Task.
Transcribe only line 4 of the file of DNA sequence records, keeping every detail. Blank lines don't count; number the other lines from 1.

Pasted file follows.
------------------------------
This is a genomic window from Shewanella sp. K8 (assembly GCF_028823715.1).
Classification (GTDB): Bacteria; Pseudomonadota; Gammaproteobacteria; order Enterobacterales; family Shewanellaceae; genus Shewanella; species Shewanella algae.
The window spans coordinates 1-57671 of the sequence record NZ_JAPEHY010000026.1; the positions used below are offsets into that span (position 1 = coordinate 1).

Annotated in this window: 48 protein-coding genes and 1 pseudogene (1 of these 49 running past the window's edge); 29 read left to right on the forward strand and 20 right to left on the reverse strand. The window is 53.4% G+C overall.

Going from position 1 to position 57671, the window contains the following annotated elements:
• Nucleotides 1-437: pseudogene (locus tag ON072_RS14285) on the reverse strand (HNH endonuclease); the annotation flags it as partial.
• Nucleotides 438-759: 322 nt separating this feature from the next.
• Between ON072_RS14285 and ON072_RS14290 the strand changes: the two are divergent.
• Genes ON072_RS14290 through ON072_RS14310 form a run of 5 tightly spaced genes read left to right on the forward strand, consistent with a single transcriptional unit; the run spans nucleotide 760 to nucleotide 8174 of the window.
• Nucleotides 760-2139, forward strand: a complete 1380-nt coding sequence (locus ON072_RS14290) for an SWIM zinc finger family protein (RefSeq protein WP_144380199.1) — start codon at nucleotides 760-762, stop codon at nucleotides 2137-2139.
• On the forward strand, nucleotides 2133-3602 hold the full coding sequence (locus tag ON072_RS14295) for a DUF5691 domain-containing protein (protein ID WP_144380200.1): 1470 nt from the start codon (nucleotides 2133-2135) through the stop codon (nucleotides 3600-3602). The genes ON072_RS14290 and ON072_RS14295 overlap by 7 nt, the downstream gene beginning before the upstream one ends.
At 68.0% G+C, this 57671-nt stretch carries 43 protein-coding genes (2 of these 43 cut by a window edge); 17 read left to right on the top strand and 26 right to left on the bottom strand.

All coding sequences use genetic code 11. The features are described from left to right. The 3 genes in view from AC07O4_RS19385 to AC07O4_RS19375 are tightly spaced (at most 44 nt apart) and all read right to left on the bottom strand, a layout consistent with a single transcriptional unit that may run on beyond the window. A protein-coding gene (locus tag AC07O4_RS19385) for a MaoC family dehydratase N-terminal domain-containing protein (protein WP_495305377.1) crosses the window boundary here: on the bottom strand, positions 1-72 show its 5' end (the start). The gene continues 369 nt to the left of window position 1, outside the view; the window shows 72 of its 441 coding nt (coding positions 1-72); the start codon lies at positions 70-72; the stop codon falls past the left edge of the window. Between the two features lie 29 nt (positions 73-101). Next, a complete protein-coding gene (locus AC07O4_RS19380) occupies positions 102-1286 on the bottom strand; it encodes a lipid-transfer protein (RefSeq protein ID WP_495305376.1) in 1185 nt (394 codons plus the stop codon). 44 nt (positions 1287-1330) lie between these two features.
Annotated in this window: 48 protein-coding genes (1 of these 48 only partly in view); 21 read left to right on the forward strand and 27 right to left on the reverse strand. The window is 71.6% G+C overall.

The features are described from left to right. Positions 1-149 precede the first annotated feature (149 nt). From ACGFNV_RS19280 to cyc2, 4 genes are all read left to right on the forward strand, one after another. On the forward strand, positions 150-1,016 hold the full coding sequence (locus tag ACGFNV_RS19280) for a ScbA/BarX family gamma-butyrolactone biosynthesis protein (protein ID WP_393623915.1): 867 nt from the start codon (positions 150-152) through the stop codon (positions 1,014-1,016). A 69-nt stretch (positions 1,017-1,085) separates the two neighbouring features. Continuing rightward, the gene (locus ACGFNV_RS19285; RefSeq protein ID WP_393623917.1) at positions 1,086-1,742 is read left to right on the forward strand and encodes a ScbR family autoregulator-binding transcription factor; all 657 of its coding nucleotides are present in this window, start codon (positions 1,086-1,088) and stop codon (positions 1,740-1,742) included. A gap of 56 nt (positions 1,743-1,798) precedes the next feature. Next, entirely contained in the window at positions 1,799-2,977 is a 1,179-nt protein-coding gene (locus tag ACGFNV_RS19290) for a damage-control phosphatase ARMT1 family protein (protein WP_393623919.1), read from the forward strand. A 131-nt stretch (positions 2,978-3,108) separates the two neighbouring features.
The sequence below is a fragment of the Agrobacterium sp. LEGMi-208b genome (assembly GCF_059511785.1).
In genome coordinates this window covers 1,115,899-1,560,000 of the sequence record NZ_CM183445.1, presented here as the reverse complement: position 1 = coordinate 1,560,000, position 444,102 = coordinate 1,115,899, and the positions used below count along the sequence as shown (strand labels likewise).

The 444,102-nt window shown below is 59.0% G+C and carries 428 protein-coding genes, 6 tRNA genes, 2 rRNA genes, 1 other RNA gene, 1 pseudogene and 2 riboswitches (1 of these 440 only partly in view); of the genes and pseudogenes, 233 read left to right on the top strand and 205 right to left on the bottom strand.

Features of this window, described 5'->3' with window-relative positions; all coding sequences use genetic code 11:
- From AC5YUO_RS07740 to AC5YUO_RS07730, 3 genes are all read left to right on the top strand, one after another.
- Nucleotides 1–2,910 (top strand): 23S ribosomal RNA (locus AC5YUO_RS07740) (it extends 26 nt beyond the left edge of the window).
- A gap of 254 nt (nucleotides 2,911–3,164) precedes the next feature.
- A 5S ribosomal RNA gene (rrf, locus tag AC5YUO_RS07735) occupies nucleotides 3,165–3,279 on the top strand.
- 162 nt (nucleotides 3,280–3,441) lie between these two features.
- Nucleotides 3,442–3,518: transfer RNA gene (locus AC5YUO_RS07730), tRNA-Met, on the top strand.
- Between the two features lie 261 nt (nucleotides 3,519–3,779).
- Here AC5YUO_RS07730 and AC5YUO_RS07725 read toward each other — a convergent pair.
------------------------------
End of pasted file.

Annotated in this window: 48 protein-coding genes and 1 pseudogene (1 of these 49 running past the window's edge); 29 read left to right on the forward strand and 20 right to left on the reverse strand. The window is 53.4% G+C overall.